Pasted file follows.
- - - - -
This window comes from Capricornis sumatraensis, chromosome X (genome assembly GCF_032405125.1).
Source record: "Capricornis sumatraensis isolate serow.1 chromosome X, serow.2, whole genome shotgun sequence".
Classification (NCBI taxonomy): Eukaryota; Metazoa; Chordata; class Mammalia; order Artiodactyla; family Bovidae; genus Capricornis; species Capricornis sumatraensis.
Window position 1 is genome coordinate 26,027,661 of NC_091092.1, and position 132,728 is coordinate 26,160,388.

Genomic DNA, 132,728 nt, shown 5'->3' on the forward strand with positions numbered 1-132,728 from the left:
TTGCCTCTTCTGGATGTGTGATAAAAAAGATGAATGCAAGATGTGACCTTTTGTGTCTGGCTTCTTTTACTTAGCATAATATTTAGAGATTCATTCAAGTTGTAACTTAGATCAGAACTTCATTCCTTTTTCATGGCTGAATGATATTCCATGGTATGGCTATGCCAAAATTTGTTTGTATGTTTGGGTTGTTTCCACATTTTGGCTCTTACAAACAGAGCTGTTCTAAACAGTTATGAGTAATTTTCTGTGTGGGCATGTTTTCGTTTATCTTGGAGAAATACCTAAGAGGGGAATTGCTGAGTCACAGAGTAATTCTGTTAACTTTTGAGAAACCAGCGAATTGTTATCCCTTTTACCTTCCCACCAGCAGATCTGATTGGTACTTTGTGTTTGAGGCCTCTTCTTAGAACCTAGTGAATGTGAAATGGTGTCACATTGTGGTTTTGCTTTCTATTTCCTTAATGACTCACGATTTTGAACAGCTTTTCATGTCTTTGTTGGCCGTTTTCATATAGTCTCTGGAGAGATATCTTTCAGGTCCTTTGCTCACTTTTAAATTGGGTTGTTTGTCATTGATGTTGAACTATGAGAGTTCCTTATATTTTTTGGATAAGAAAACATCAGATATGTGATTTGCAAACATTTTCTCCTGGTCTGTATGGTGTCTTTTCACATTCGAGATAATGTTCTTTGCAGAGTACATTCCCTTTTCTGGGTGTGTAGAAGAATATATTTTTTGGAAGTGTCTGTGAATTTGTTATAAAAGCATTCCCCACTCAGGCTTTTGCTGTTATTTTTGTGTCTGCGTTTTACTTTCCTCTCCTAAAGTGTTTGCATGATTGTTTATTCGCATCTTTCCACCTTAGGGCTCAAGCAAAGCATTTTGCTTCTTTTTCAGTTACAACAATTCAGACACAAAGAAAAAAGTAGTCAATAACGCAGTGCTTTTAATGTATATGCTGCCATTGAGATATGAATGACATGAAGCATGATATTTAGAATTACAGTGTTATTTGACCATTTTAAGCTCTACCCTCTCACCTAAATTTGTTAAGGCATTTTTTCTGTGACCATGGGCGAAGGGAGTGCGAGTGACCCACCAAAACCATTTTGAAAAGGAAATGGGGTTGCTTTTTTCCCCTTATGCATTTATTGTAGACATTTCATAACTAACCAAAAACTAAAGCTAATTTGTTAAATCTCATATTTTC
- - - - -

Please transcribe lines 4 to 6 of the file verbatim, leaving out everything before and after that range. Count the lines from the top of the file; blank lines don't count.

Window position 1 is genome coordinate 26,027,661 of NC_091092.1, and position 132,728 is coordinate 26,160,388.

Genomic DNA, 132,728 nt, shown 5'->3' on the forward strand with positions numbered 1-132,728 from the left:
TTGCCTCTTCTGGATGTGTGATAAAAAAGATGAATGCAAGATGTGACCTTTTGTGTCTGGCTTCTTTTACTTAGCATAATATTTAGAGATTCATTCAAGTTGTAACTTAGATCAGAACTTCATTCCTTTTTCATGGCTGAATGATATTCCATGGTATGGCTATGCCAAAATTTGTTTGTATGTTTGGGTTGTTTCCACATTTTGGCTCTTACAAACAGAGCTGTTCTAAACAGTTATGAGTAATTTTCTGTGTGGGCATGTTTTCGTTTATCTTGGAGAAATACCTAAGAGGGGAATTGCTGAGTCACAGAGTAATTCTGTTAACTTTTGAGAAACCAGCGAATTGTTATCCCTTTTACCTTCCCACCAGCAGATCTGATTGGTACTTTGTGTTTGAGGCCTCTTCTTAGAACCTAGTGAATGTGAAATGGTGTCACATTGTGGTTTTGCTTTCTATTTCCTTAATGACTCACGATTTTGAACAGCTTTTCATGTCTTTGTTGGCCGTTTTCATATAGTCTCTGGAGAGATATCTTTCAGGTCCTTTGCTCACTTTTAAATTGGGTTGTTTGTCATTGATGTTGAACTATGAGAGTTCCTTATATTTTTTGGATAAGAAAACATCAGATATGTGATTTGCAAACATTTTCTCCTGGTCTGTATGGTGTCTTTTCACATTCGAGATAATGTTCTTTGCAGAGTACATTCCCTTTTCTGGGTGTGTAGAAGAATATATTTTTTGGAAGTGTCTGTGAATTTGTTATAAAAGCATTCCCCACTCAGGCTTTTGCTGTTATTTTTGTGTCTGCGTTTTACTTTCCTCTCCTAAAGTGTTTGCATGATTGTTTATTCGCATCTTTCCACCTTAGGGCTCAAGCAAAGCATTTTGCTTCTTTTTCAGTTACAACAATTCAGACACAAAGAAAAAAGTAGTCAATAACGCAGTGCTTTTAATGTATATGCTGCCATTGAGATATGAATGACATGAAGCATGATATTTAGAATTACAGTGTTATTTGACCATTTTAAGCTCTACCCTCTCACCTAAATTTGTTAAGGCATTTTTTCTGTGACCATGGGCGAAGGGAGTGCGAGTGACCCACCAAAACCATTTTGAAAAGGAAATGGGGTTGCTTTTTTCCCCTTATGCATTTATTGTAGACATTTCATAACTAACCAAAAACTAAAGCTAATTTGTTAAATCTCATATTTTC